The longer I’ve lived
chez
David, the more creative I’ve become with space, and my apartment is now really just one giant kitchen, closer in size to the
cuisine américaine
I had back in San Francisco, and which I miss more than shopping at Target. I’ve even co-opted the adjoining rooftop, which holds the distinction of being the most beautiful cooling rack in the world; my cookies cool with a view of the Eiffel Tower, overlooking the elegant place des Vosges. With the gentle breezes of Paris blowing, it’s actually quite a model of efficiency—provided you make sure no wildlife is lurking about. I’ve learned the hard way, deduced from a few telltale feathers embedded
in a block of barely cooled toffee, that Parisian pigeons have just as much of a sweet tooth as I do.

And why limit the bathroom to personal grooming? My dated, but thoroughly utilitarian, marble bathroom shelves are a perfect pigeon-proof environment for cooling candy. When there are lots of pots and pans to be tackled, there’s much more room in my generously sized bathtub than in my dinky kitchen sink, which would frustrate even Barbie if it were installed in her Dream House.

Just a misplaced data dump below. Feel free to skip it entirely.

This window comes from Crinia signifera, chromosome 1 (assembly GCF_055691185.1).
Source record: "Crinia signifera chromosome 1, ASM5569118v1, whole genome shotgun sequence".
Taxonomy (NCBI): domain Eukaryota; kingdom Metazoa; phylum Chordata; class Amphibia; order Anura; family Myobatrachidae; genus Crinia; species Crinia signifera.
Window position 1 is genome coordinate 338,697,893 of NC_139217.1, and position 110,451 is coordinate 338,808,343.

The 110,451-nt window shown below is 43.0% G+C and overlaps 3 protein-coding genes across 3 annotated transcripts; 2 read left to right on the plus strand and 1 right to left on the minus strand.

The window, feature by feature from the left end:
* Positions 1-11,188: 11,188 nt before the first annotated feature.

Imagine if you had to scrub clean a stockpot in one of those washbasins on an airplane and you’ll understand why my bathtub’s the best place for lathering up the Le Creusets. I fill the tub with soapy water, then get down on my hands and knees, like the
lavandières
of yesteryear doing their scrubbing in the Seine.